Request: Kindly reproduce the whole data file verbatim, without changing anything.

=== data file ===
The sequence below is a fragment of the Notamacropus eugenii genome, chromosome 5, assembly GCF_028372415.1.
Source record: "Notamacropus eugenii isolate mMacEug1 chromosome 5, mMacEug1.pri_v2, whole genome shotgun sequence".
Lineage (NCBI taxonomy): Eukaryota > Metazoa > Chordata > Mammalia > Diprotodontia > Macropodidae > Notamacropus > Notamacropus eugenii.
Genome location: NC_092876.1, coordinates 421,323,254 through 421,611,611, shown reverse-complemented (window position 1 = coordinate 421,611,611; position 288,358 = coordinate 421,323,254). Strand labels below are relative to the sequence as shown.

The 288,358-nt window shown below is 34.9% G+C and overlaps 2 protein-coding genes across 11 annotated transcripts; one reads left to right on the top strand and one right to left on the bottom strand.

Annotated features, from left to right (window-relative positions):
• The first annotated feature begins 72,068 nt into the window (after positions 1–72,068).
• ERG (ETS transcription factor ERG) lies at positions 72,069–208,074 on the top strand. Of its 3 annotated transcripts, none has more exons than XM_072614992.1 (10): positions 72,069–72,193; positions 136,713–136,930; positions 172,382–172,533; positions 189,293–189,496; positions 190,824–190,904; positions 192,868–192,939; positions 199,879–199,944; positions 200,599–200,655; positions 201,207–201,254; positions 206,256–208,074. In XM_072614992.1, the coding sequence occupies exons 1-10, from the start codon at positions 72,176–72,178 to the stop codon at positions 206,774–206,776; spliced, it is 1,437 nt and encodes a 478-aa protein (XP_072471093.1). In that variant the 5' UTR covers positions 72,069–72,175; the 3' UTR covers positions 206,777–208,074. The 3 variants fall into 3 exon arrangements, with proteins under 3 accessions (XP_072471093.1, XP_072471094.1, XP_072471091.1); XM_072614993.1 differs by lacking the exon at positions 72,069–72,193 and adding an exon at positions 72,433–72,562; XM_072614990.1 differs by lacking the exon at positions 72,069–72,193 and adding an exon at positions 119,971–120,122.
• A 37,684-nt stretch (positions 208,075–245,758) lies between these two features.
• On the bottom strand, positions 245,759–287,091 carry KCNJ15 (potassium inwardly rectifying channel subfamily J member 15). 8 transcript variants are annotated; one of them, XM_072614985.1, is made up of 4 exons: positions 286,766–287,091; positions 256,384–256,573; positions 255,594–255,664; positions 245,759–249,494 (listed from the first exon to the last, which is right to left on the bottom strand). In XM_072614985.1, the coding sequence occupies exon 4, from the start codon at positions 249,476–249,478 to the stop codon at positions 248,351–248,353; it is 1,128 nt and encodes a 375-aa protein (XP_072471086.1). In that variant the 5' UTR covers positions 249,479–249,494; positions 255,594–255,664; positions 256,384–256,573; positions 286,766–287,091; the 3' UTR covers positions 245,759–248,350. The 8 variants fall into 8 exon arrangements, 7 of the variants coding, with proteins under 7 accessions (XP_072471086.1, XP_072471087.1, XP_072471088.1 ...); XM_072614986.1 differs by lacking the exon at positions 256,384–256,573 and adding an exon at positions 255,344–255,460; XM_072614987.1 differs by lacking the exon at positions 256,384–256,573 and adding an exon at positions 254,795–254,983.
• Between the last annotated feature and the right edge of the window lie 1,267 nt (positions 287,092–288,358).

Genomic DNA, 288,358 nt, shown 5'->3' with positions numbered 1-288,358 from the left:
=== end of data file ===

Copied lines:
The sequence below is a fragment of the Notamacropus eugenii genome, chromosome 5, assembly GCF_028372415.1.
Source record: "Notamacropus eugenii isolate mMacEug1 chromosome 5, mMacEug1.pri_v2, whole genome shotgun sequence".
Lineage (NCBI taxonomy): Eukaryota > Metazoa > Chordata > Mammalia > Diprotodontia > Macropodidae > Notamacropus > Notamacropus eugenii.
Genome location: NC_092876.1, coordinates 421,323,254 through 421,611,611, shown reverse-complemented (window position 1 = coordinate 421,611,611; position 288,358 = coordinate 421,323,254). Strand labels below are relative to the sequence as shown.

The 288,358-nt window shown below is 34.9% G+C and overlaps 2 protein-coding genes across 11 annotated transcripts; one reads left to right on the top strand and one right to left on the bottom strand.

Annotated features, from left to right (window-relative positions):
• The first annotated feature begins 72,068 nt into the window (after positions 1–72,068).
• ERG (ETS transcription factor ERG) lies at positions 72,069–208,074 on the top strand. Of its 3 annotated transcripts, none has more exons than XM_072614992.1 (10): positions 72,069–72,193; positions 136,713–136,930; positions 172,382–172,533; positions 189,293–189,496; positions 190,824–190,904; positions 192,868–192,939; positions 199,879–199,944; positions 200,599–200,655; positions 201,207–201,254; positions 206,256–208,074. In XM_072614992.1, the coding sequence occupies exons 1-10, from the start codon at positions 72,176–72,178 to the stop codon at positions 206,774–206,776; spliced, it is 1,437 nt and encodes a 478-aa protein (XP_072471093.1). In that variant the 5' UTR covers positions 72,069–72,175; the 3' UTR covers positions 206,777–208,074. The 3 variants fall into 3 exon arrangements, with proteins under 3 accessions (XP_072471093.1, XP_072471094.1, XP_072471091.1); XM_072614993.1 differs by lacking the exon at positions 72,069–72,193 and adding an exon at positions 72,433–72,562; XM_072614990.1 differs by lacking the exon at positions 72,069–72,193 and adding an exon at positions 119,971–120,122.
• A 37,684-nt stretch (positions 208,075–245,758) lies between these two features.
• On the bottom strand, positions 245,759–287,091 carry KCNJ15 (potassium inwardly rectifying channel subfamily J member 15). 8 transcript variants are annotated; one of them, XM_072614985.1, is made up of 4 exons: positions 286,766–287,091; positions 256,384–256,573; positions 255,594–255,664; positions 245,759–249,494 (listed from the first exon to the last, which is right to left on the bottom strand). In XM_072614985.1, the coding sequence occupies exon 4, from the start codon at positions 249,476–249,478 to the stop codon at positions 248,351–248,353; it is 1,128 nt and encodes a 375-aa protein (XP_072471086.1). In that variant the 5' UTR covers positions 249,479–249,494; positions 255,594–255,664; positions 256,384–256,573; positions 286,766–287,091; the 3' UTR covers positions 245,759–248,350. The 8 variants fall into 8 exon arrangements, 7 of the variants coding, with proteins under 7 accessions (XP_072471086.1, XP_072471087.1, XP_072471088.1 ...); XM_072614986.1 differs by lacking the exon at positions 256,384–256,573 and adding an exon at positions 255,344–255,460; XM_072614987.1 differs by lacking the exon at positions 256,384–256,573 and adding an exon at positions 254,795–254,983.
• Between the last annotated feature and the right edge of the window lie 1,267 nt (positions 287,092–288,358).

Genomic DNA, 288,358 nt, shown 5'->3' with positions numbered 1-288,358 from the left: